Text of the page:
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In his “The Intangibles of Leadership” talk at The Global Leadership Summit 2015, Bill Hybels (the founder and senior pastor of the Willow Creek Community Church) retold with passion the story about the “The Little Engine That Could.” It’s from a 1930 children’s book named by the National Education Association, based on “an online survey in 2007,” as one of the “Teachers’ Top 100 Books for Children.” [1] One version of the story goes like this:
One morning [the little train] was waiting for the next call when a long train of freight-cars asked a large engine in the roundhouse to take it over the hill. “I can’t; that is too much a pull for me,” said the great engine built for hard work. Then the train asked another engine, and another, only to hear excuses and be refused. … “I think I can,” puffed the little locomotive, and put itself in front of the great heavy train. … As it neared the top of the grade, which had so discouraged the larger engines, it went more slowly. However, it still kept saying, “I—think—I—can, I—think—I—can.” It reached the top by drawing on bravery and then went on down the grade, congratulating itself by saying, “I thought I could, I thought I could.” [2]
That little train has grit. Hybels defined “grit” as “passion and perseverance over the long haul.” With grit, we could go from “I think I can!” to “I thought I could!” It’s hanging tough in crisis after crisis. It’s simply not giving up until the work is done.

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Hybels added that, “The enemy of grit is ease.” Of course, we need to relax time and again. But when we get too comfortable on the couch that we don’t want to do anything hard—or, anything at all—anymore, then we have lost grit. It is because, as Hybels explained, “Grit development demands difficulty.”

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There are times when the going gets tough, we find it too tough to get going. We wave the white flag. We give up and excuse ourselves, saying, “I think I can’t.” That’s when we become failures. It’s not because we failed. But because we chose not to toughen up. We refused to give up our comfort. We decide not to commit. We simply don’t have grit.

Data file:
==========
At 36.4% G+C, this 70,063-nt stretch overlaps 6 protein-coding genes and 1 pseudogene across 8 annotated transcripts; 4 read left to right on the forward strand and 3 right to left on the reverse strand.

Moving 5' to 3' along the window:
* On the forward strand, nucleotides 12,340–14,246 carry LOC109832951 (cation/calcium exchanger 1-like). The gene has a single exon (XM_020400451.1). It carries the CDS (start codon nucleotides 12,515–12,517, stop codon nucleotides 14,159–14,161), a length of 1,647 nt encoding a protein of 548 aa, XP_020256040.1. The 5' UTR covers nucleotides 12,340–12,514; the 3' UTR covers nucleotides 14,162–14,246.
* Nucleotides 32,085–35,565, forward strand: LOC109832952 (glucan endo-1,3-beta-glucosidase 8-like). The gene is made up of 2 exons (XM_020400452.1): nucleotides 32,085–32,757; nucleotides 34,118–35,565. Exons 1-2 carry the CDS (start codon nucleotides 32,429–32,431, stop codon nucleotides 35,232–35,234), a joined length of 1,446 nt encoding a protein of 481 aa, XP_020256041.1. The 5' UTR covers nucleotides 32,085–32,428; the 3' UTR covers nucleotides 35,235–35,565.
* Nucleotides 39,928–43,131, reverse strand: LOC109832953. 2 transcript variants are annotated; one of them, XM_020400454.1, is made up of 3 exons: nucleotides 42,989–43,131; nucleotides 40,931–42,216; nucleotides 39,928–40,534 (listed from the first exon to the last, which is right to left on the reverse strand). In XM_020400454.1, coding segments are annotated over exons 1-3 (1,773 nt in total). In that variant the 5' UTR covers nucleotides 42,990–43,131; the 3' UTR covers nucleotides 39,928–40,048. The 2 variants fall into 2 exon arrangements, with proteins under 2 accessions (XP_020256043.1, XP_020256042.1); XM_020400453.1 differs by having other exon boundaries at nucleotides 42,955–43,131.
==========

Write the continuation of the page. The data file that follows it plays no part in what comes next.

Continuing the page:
There are times we give up too early. Yet, we were that close to success. Image credit

Yet, in life and ministry we need grit. It’s intangible but valuable. The good news is that the victorious resurrection of our Lord Jesus Christ made it possible for us to have grit.
But now in a single victorious stroke of Life, all three—sin, guilt, death—are gone, the gift of our Master, Jesus Christ. Thank God! With all this going for us, my dear, dear friends, stand your ground. And don’t hold back. Throw yourselves into the work of the Master, confident that nothing you do for him is a waste of time or effort. (1 Corinthians 15:57-58, The Message)
Brothers and sisters, with grit, we will go from “I think I can!” to “I think I could!”

[1] National Education Association (2007), “Teachers'Top 100 Books for Children,” National Education Association, retrieved from

[2] “The Little Engine That Could,”, accessed November 7, 2015.


  1. I just LOVED that little story! I actually googled it last night right when I got home. Indeed, grit is needed in life and ministry!


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